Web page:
In his words
Juscheld composer of the Oratorio Apocalypsis Iesu:
Music holds together the multifaceted world I inhabit, binds me to it providing clues to its meaning, our meaning perhaps.
(Excerpt of Music for a Mushroom Cloud, IV Mov)
“Music is the faint echo heard from inside a cloud chamber. Radiant moments of inspiration pass us by at near the speed of light. We see, but so briefly. Our eyes cannot pierce through the haze otherwise. We feel. But what? Your image is here, in front of me, pristine clear it may seem. All objects are tangible. Yet forms are opaque. Absorb emissions, provide a shore for all waves to lap, for all waves to clash. Silence is the key, for those who have ears may hear. And then music happens, and with that sound comes the light too.”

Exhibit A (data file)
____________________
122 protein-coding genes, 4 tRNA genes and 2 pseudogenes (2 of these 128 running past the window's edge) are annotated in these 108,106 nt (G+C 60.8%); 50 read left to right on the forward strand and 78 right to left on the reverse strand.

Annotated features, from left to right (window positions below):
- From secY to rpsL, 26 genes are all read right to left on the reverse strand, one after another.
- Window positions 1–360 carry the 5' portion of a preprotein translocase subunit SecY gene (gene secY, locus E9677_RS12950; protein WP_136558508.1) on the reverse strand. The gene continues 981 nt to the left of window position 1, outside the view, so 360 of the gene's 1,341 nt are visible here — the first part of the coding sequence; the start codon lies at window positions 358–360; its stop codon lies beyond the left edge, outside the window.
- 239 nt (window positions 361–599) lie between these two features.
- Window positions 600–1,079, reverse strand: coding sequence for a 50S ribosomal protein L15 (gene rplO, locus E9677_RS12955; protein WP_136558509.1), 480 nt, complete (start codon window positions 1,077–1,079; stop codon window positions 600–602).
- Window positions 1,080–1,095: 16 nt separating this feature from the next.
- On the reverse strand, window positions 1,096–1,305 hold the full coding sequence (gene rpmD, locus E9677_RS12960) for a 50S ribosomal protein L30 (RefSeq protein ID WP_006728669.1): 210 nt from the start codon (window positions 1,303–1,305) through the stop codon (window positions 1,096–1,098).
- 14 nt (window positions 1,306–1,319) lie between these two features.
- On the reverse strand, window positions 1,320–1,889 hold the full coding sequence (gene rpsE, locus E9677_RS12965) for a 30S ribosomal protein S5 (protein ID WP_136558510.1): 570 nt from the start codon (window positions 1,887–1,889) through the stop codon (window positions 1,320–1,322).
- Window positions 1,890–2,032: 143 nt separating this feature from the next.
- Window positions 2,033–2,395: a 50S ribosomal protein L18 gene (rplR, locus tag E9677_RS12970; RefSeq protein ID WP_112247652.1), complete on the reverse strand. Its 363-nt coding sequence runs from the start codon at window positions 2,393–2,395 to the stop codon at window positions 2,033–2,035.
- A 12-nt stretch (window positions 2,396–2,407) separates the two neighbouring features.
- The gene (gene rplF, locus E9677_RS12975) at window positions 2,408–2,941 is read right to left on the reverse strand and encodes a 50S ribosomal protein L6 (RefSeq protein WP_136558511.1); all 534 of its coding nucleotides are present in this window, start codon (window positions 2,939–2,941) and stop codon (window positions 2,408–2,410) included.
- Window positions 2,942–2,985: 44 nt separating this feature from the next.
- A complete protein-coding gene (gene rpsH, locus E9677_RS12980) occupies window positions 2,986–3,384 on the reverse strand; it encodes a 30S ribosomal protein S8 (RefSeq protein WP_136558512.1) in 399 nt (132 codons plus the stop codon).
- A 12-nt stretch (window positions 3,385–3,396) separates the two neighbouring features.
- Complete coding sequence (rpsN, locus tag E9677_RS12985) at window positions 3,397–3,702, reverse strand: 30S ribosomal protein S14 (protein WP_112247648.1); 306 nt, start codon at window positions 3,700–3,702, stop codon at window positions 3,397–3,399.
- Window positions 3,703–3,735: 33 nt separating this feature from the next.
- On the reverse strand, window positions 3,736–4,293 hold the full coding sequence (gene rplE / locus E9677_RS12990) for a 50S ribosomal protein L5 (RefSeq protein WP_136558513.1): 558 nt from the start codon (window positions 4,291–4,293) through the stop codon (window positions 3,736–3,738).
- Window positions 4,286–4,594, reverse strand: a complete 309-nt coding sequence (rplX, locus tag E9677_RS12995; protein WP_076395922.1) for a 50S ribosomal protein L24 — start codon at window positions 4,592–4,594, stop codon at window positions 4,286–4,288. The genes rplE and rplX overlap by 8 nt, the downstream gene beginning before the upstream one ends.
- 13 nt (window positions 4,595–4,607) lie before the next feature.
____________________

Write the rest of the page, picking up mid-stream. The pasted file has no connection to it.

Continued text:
Gazing and letting the mind form the words, like petals plucked distractedly, irreversibly, from the flower that is life, you may take yourself as seriously as flowers and bees do.
Juscheld’s musical work is his true biography. The technical side, his studies, festivals, lectures, concerts featuring his music, orchestras and ensembles he conducted, play a part in the way Juscheld developed as a composer. Only, to look for the motivational sources there would be like looking in the wrong direction. The same as the ancient Greek titans, there is a force leading us irrationally that was there before the light of consciousness and the blinding flash of our cherished ego.